Then Sheriff convulsed once more an’ some kinda fog poured out of his mouth all red and purple and black like letting wine outta wineskin. Cursing up a storm, walking fella scrambled backwards on his ass. He tossed splashes of whiskey at the cloud forming over Sheriff’s thrashing body. “Piss off! The power of Christ compels ya, creature of the outer dark!”

Well that just riled the damn thing up. Now a cloud of purple gas spread all over town like the Morrigan’s wings.

“I thought you knew what you were doing!” The words flew out ‘fore I could stop ‘em.

Walking fella stared at me for a long minute. “Exorcism is hardly an exact science, sir. You may want to haul what’s left of your sheriff inside now.”        

Me? I wasn’t going out there. Not with that unholy-looking fog choking the streets. Nossir. Not me. Festus looked at me expectantly and muttered something about covering me from the saloon. Cowshite. Thought he was brave. I went out. “Plá ar do theach.”

Doc Henniway tipped his hat to me before picking up Jimmy Vandeusen and taking him in. Not much chance of the kid still living, but Doc had to try. Eventually.

At least Sheriff hadn’t moved. Jesus, Mary, and all the saints. What had walking fella driven out? Sure, Sheriff’d never been a heavy man. But now he looked like nothing was left. Something done sucked the juice outta his husk an’ left him lying. It’d take more than some blessed whiskey or Henniway’s doctoring to get Sheriff lookin’ prime again.

I drug Sheriff inside an propped him up against the bar. Festus was pressed up against the back wall, wide eyes locked on every wisp of fog leaking in. “God damn, McConnell, we’re in deep shit here.”

Back over in his corner, the walking fella snorted. “This ain’t nothing.”

Well, that set Festus off. Cripple or not, he fast-limped toward the walking fella, hand on gun. “What the hell you talking about? This whole damn mess is the worst thing I ever seen! God-damned demon creature inside Sheriff and now some mist straight out of Satan’s maw!”

Walking fella chuckled sick-like deep in his throat before coughing and spitting. “I saw Wilderness when I’s still hangin’ on my mam’s skirt. Time I could walk they had me lootin’ corpses.”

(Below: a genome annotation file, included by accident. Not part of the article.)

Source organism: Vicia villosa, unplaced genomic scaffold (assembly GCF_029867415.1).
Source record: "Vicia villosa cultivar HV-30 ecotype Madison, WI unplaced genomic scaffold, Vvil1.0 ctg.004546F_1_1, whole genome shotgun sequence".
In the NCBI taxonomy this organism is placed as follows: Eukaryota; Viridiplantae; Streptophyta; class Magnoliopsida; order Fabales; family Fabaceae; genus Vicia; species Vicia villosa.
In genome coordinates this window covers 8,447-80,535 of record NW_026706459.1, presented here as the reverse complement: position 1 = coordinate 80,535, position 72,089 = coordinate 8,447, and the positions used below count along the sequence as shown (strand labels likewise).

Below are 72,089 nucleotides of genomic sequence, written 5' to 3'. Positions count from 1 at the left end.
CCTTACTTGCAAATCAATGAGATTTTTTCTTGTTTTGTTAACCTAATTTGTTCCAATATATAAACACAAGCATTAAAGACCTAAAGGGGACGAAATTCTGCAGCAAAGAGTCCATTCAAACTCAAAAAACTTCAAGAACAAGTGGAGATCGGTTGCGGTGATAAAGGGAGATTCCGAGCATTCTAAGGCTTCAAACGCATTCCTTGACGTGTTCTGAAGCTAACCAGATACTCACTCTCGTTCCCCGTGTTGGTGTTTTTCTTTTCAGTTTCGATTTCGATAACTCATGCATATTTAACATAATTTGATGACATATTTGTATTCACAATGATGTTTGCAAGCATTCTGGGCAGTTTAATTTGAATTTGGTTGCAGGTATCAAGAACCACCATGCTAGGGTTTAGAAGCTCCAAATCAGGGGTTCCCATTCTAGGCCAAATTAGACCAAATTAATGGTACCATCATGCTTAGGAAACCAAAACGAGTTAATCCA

“Which side?” Festus tensed up, looking ready to draw.  That’s right. Festus had been a soldier in the War Between the States.

Pulling a needle and thread outta his saddlebags, walking fella started sewing up his torn duster. He had delicate hands. Artisan’s hands. Too pretty to waste on gunning men down. “I ain’t that old, Festus. War ended before my mammy got her wish of sending me off ta fight. Crazy bitch.”

Thankfully, Festus cooled off. Didn’t need him drawing down on walking feller an’ endin’ up dead. We needed some law in this place. Sure as hell wouldn’t be me. I’da shot the Vandeusen brat first thing if I got a badge on me. Surprised it took Sheriff long as it did to snap. He resisted temptation right up until a God-damned demon possessed ‘im.

Walking fella finished mending his jacket an’ slung it over his shoulders like a cape. “Give it an hour or so. If all this fog don’t blow over, I’ll deal with it. For a price.”

Oh, lord. Festus lost it, went for his gun. Walking fella clicked his tongue quietly. No, not tongue. A blued-steel revolver sat on the polished wood bar. Holdin’ my breath, I looked over to Festus—his gun had only half-cleared holster. Festus breathed like a racehorse.

“Not bad, amigo. Bet in your younger days you coulda drawn clean on me.” Walking fella picked at a fingernail. “But my mammy raised me to kill men. Crazy ol’ witch. Thought Lincoln was the Beast of Revelation. Listen, pal, you don’t have much choice, lessen you know more ‘bout dispersing a demon of pestilence than I figure.”

Pestilence. Damn it. I came to America to get away from pestilences.

Festus sat there hemming and hawing, shuffling his boots back and forth. “Waaaaaaal,” he drawled out, “I suppose I could withdraw a sum under my authority. Won’t be anything much, though.”

“All I want’s some supplies. Cartridges, a horse, an’ such. I’ll be needin’ ‘em. Bastards took all but my pistol when they buried me. Can’t hunt man nor beast with a revolver for long.”

I hinted how I reckoned he weren’t just looking to shoot ordinary folks nor ordinary critters. Walking fella laughed. “Well, I dunno about that. All I’m interested in is getting back my kit from Driscoll’s lot. Figures he didn’t have anything on ‘im. Prolly sold it first chance he got.”

Seemed to me walking fella’s voice got more pleasant the longer I heard it. Still not a pretty voice, more like one that hadn’t been used in quite some time.

“Well.” Walking fella stood up. “I’ll be taking my noontime stroll now.”